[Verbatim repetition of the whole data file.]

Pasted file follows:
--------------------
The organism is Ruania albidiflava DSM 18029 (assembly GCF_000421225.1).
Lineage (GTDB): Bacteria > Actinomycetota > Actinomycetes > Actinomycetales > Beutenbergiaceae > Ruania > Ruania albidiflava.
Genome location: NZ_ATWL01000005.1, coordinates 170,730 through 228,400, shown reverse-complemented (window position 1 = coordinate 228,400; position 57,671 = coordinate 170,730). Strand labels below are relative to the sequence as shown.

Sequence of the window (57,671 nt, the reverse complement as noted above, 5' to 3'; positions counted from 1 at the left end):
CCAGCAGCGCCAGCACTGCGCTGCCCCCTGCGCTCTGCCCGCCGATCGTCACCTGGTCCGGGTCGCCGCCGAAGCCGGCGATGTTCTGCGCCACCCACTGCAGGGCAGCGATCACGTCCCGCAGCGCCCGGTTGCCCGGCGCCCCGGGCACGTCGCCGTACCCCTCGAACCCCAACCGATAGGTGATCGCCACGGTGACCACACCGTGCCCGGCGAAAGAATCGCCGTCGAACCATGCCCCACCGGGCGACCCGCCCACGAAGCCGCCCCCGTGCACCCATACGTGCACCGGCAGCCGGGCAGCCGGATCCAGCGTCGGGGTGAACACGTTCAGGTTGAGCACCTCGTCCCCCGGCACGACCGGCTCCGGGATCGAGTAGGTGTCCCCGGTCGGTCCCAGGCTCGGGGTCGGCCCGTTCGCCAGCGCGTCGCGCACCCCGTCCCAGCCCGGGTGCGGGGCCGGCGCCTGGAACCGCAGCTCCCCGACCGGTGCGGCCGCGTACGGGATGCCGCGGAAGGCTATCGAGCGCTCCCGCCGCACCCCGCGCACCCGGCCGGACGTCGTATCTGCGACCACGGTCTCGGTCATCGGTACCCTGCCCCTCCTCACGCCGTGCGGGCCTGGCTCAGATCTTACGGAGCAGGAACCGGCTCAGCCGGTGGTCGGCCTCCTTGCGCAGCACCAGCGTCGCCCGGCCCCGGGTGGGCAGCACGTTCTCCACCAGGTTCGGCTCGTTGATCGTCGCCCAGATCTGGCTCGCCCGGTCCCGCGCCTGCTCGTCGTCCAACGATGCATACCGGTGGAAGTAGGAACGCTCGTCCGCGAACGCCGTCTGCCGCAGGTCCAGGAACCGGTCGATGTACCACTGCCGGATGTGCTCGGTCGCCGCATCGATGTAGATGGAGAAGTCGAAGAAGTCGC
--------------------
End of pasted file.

The organism is Ruania albidiflava DSM 18029 (assembly GCF_000421225.1).
Lineage (GTDB): Bacteria > Actinomycetota > Actinomycetes > Actinomycetales > Beutenbergiaceae > Ruania > Ruania albidiflava.
Genome location: NZ_ATWL01000005.1, coordinates 170,730 through 228,400, shown reverse-complemented (window position 1 = coordinate 228,400; position 57,671 = coordinate 170,730). Strand labels below are relative to the sequence as shown.

Sequence of the window (57,671 nt, the reverse complement as noted above, 5' to 3'; positions counted from 1 at the left end):
CCAGCAGCGCCAGCACTGCGCTGCCCCCTGCGCTCTGCCCGCCGATCGTCACCTGGTCCGGGTCGCCGCCGAAGCCGGCGATGTTCTGCGCCACCCACTGCAGGGCAGCGATCACGTCCCGCAGCGCCCGGTTGCCCGGCGCCCCGGGCACGTCGCCGTACCCCTCGAACCCCAACCGATAGGTGATCGCCACGGTGACCACACCGTGCCCGGCGAAAGAATCGCCGTCGAACCATGCCCCACCGGGCGACCCGCCCACGAAGCCGCCCCCGTGCACCCATACGTGCACCGGCAGCCGGGCAGCCGGATCCAGCGTCGGGGTGAACACGTTCAGGTTGAGCACCTCGTCCCCCGGCACGACCGGCTCCGGGATCGAGTAGGTGTCCCCGGTCGGTCCCAGGCTCGGGGTCGGCCCGTTCGCCAGCGCGTCGCGCACCCCGTCCCAGCCCGGGTGCGGGGCCGGCGCCTGGAACCGCAGCTCCCCGACCGGTGCGGCCGCGTACGGGATGCCGCGGAAGGCTATCGAGCGCTCCCGCCGCACCCCGCGCACCCGGCCGGACGTCGTATCTGCGACCACGGTCTCGGTCATCGGTACCCTGCCCCTCCTCACGCCGTGCGGGCCTGGCTCAGATCTTACGGAGCAGGAACCGGCTCAGCCGGTGGTCGGCCTCCTTGCGCAGCACCAGCGTCGCCCGGCCCCGGGTGGGCAGCACGTTCTCCACCAGGTTCGGCTCGTTGATCGTCGCCCAGATCTGGCTCGCCCGGTCCCGCGCCTGCTCGTCGTCCAACGATGCATACCGGTGGAAGTAGGAACGCTCGTCCGCGAACGCCGTCTGCCGCAGGTCCAGGAACCGGTCGATGTACCACTGCCGGATGTGCTCGGTCGCCGCATCGATGTAGATGGAGAAGTCGAAGAAGTCGC